IPG net revenues climb but US ‘headwinds’ and sluggish UK market slow growth
Interpublic Group has posted its Q3 net revenue growth at 8.7%, however “headwinds” from US account losses – as well a dip of year-on-year growth in the UK market – held its organic growth figure at a modest 1.4%.
IPG has pulled in $6.2bn in net revenue during the first nine months of 2019. This is up 10.2% from the $5.62bn reported at Q3 earnings in 2018.
However, the company’s organic growth has slowed in the third quarter: it posted a climb of just 1.4%, compared to the 5.4% it achieved during the same period last year.
Michael Roth "pleased" with Q3 performance
This was primarily due to headwinds from account losses in the US. Organic revenues decreased by 0.6% in the region for the quarter, down from last year’s increase of 5%.
Michael Roth, IPG’s chief executive, had forewarned of this dive in previous earnings calls, having lost the Fiat Chrysler, US Army and Volkswagen US accounts in the fourth quarter of 2018.
However, he admitted this was the first time IPG had posted negative US growth in a quarter “since...well, I can remember”.
On a call with analysts today (22 October), he conceded these headwinds would continue to blow into the first and second quarter of 2020. The lost accounts weighed on US growth by -4.8% in Q3, although total US growth was up to 13.1%, due to the “net impact of acquisitions, including Acxiom, less dispositions”.
“The other reality of our business these days is you don’t have these big clients.... It’s a bunch of doubles and singles as opposed to home runs,” said Roth. “But we’re doing a pretty good job of that, which is why we’re net new business positive [a lot of that] is in the US.”
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Across the period, IPG US agencies scored wins or retentions with the likes of Navy Federal Credit Union, Accuweather, Levi’s, CVS and Aetna Health. And with its share price up 3.1% this morning (22 October), the market appears satisfied by the holding co's response to the headwinds.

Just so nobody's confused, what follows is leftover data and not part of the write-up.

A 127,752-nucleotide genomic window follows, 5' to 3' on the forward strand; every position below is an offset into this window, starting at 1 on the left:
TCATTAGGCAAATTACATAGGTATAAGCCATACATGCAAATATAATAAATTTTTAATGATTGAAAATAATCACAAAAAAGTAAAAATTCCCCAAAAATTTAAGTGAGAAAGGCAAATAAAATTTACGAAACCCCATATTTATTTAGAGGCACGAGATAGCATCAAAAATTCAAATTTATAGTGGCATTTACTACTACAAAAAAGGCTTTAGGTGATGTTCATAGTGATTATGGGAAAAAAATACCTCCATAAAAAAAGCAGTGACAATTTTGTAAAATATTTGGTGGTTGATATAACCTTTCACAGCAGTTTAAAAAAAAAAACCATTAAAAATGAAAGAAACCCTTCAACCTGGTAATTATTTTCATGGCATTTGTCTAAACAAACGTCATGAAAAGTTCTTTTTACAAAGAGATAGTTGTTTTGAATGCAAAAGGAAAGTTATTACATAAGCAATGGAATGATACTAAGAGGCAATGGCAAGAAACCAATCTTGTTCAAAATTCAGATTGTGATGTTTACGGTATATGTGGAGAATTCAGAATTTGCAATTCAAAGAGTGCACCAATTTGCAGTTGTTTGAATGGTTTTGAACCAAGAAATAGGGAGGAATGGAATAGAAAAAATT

Data integration 'done'
APAC also saw organic revenues drop into the red at -0.5%. Roth attributed this to “soft” results in China and Australia.
Meanwhile the UK saw organic revenues grow just 0.5% – in stark contrast to 2018’s Q3 figure of 6.8% – “due to normal variability in projects”, according to chief financial officer, Frank Mergenthaler.
Despite the dips from its two largest markets, Roth was optimistic heading into the final quarter of the year.
“We have a very strong organic growth number right now ... our existing clients and new wins reflect a solid economy out there where clients are willing to spend,” he said. “I think we’re well-positioned given our new business performance and as we cycle through these headwinds, we’ll be posting decent leading industry organic growth, I hope.”
The chief executive also updated analysts on the progress of integrating Acxiom into IPG, which bought the data business in October 2018.
He declared the process was “done”, and while he did not disclose the work the new division had completed aside from “[adding] some new logos”, he noted the acquisition had proved critical to winning new business and retaining current clients, particularly CVS/Aetna.
“Frankly, I know that was one of the questions in our industry – whether we can absorb companies like this – and I think we’ve proven we can, and they continue to add value to us,” said Roth.
“To note, Acxiom now has a prominent seat at the table with our top open architecture clients. That is because clients increasingly recognize that the future of marketing is data-driven ... That is why we feel very strongly that what is worth owning is the highest level of capability and expertise in data management.
“That is a significant and increasingly necessary differentiator in today’s world. It makes a company like ours a more strategic business partner for our clients.”
Roth’s reiterative comments, which also imagined Acxiom and IPG’s future data capabilities with the recent launch of martech platform Kinesso, indirectly responded to the recent earnings comments of Omnicom chief, John Wren.
The rival holding co boss last week stressed why he had taken the exact opposite approach – holding off purchasing a data house such as Acxiom.
“...our investments in [homegrown data platform] Omni were made for the purpose of serving the specific needs of our agencies and clients,” Wren said. “It cannot be achieved simply by buying legacy data platforms that weren’t built with the flexibility required to meet the rapidly changing demands of today’s marketers.”
Meanwhile, Publicis' chief executive, Arthur Sadoun, recently credited the company's substantial Disney win to the sell-in of Epsilon, its own data business.